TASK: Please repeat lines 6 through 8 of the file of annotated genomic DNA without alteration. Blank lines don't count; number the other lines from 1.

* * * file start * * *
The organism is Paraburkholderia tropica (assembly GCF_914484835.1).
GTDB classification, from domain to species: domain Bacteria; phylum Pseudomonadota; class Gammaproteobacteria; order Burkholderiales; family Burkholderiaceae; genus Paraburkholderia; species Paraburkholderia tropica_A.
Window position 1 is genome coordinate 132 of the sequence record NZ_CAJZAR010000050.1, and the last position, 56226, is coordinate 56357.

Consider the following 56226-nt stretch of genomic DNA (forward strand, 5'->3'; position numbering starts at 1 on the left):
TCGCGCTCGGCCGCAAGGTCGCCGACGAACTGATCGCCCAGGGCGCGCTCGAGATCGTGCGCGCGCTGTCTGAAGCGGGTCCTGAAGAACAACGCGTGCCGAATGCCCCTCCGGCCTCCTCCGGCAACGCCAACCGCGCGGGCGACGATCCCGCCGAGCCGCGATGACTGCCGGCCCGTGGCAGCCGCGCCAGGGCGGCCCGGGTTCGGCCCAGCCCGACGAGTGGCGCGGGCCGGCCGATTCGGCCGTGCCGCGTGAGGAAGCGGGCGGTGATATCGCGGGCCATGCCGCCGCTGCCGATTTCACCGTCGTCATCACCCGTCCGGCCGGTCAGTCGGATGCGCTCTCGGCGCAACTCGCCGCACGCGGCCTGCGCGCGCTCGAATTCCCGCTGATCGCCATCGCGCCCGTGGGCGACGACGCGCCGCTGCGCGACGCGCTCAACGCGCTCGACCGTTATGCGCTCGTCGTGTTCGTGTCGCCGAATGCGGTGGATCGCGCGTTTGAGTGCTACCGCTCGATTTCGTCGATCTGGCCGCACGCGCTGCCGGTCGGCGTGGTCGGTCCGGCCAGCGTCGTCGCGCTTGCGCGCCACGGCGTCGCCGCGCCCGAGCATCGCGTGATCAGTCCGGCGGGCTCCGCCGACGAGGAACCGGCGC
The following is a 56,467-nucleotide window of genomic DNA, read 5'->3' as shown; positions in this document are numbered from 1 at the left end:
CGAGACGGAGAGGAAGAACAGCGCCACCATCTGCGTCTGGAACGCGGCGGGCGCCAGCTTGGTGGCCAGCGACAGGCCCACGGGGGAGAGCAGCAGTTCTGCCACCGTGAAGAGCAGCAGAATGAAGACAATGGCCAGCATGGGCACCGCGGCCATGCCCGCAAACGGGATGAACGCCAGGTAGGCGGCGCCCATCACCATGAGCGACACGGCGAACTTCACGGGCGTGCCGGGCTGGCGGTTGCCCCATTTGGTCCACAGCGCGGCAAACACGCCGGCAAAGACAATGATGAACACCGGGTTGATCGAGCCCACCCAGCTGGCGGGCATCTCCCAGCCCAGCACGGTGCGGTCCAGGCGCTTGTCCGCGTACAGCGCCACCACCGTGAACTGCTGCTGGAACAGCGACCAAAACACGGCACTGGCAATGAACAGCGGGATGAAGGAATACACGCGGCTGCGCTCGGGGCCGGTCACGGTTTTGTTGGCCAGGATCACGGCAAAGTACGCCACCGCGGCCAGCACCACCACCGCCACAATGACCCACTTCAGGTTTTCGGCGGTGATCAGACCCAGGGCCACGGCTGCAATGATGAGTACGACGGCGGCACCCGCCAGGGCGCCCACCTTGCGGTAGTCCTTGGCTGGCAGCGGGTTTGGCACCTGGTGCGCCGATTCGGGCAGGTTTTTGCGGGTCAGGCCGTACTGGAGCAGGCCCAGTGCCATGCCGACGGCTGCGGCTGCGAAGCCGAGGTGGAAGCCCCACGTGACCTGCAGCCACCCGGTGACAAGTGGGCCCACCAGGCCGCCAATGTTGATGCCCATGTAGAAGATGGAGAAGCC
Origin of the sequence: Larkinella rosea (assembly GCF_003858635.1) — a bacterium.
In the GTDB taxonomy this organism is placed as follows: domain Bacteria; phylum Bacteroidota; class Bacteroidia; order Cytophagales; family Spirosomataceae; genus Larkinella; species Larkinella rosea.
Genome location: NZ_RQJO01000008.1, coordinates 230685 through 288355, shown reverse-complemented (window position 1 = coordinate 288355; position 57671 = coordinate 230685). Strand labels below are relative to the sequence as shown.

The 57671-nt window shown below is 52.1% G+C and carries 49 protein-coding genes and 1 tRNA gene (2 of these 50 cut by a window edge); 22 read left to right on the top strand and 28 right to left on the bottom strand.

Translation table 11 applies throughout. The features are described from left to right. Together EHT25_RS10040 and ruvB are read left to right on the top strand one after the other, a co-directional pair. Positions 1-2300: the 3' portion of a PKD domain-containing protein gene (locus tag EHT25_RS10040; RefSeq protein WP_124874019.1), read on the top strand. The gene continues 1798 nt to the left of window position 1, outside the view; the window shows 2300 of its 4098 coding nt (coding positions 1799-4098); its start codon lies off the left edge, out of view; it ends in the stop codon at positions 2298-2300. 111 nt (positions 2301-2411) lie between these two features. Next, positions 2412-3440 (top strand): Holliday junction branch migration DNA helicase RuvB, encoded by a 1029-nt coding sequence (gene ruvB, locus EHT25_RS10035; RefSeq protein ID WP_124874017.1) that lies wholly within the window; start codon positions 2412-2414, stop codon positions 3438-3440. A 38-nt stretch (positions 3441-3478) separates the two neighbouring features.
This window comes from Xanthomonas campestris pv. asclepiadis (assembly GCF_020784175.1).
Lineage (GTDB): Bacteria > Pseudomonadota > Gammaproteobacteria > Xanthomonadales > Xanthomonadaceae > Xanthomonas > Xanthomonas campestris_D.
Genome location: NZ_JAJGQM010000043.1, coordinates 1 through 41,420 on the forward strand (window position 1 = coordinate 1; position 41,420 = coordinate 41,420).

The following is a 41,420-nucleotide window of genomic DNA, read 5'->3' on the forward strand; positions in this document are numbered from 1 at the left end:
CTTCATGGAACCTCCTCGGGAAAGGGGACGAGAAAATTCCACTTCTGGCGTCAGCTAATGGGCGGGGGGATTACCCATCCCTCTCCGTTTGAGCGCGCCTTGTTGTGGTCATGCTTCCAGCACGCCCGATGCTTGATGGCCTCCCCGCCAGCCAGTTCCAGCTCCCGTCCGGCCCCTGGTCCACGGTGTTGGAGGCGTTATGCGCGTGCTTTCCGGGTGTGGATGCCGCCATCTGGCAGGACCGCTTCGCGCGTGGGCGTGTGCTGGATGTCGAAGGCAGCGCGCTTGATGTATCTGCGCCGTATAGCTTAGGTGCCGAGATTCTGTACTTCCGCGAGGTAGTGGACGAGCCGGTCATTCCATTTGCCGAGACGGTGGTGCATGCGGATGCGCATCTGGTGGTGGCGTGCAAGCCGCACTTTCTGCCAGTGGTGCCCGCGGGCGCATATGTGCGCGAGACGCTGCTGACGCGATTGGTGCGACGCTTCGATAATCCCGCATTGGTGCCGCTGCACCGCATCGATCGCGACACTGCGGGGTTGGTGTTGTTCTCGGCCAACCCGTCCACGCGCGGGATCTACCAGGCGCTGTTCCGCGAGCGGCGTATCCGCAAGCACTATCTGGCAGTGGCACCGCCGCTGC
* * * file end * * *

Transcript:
The following is a 56,467-nucleotide window of genomic DNA, read 5'->3' as shown; positions in this document are numbered from 1 at the left end:
CGAGACGGAGAGGAAGAACAGCGCCACCATCTGCGTCTGGAACGCGGCGGGCGCCAGCTTGGTGGCCAGCGACAGGCCCACGGGGGAGAGCAGCAGTTCTGCCACCGTGAAGAGCAGCAGAATGAAGACAATGGCCAGCATGGGCACCGCGGCCATGCCCGCAAACGGGATGAACGCCAGGTAGGCGGCGCCCATCACCATGAGCGACACGGCGAACTTCACGGGCGTGCCGGGCTGGCGGTTGCCCCATTTGGTCCACAGCGCGGCAAACACGCCGGCAAAGACAATGATGAACACCGGGTTGATCGAGCCCACCCAGCTGGCGGGCATCTCCCAGCCCAGCACGGTGCGGTCCAGGCGCTTGTCCGCGTACAGCGCCACCACCGTGAACTGCTGCTGGAACAGCGACCAAAACACGGCACTGGCAATGAACAGCGGGATGAAGGAATACACGCGGCTGCGCTCGGGGCCGGTCACGGTTTTGTTGGCCAGGATCACGGCAAAGTACGCCACCGCGGCCAGCACCACCACCGCCACAATGACCCACTTCAGGTTTTCGGCGGTGATCAGACCCAGGGCCACGGCTGCAATGATGAGTACGACGGCGGCACCCGCCAGGGCGCCCACCTTGCGGTAGTCCTTGGCTGGCAGCGGGTTTGGCACCTGGTGCGCCGATTCGGGCAGGTTTTTGCGGGTCAGGCCGTACTGGAGCAGGCCCAGTGCCATGCCGACGGCTGCGGCTGCGAAGCCGAGGTGGAAGCCCCACGTGACCTGCAGCCACCCGGTGACAAGTGGGCCCACCAGGCCGCCAATGTTGATGCCCATGTAGAAGATGGAGAAGCC
Origin of the sequence: Larkinella rosea (assembly GCF_003858635.1) — a bacterium.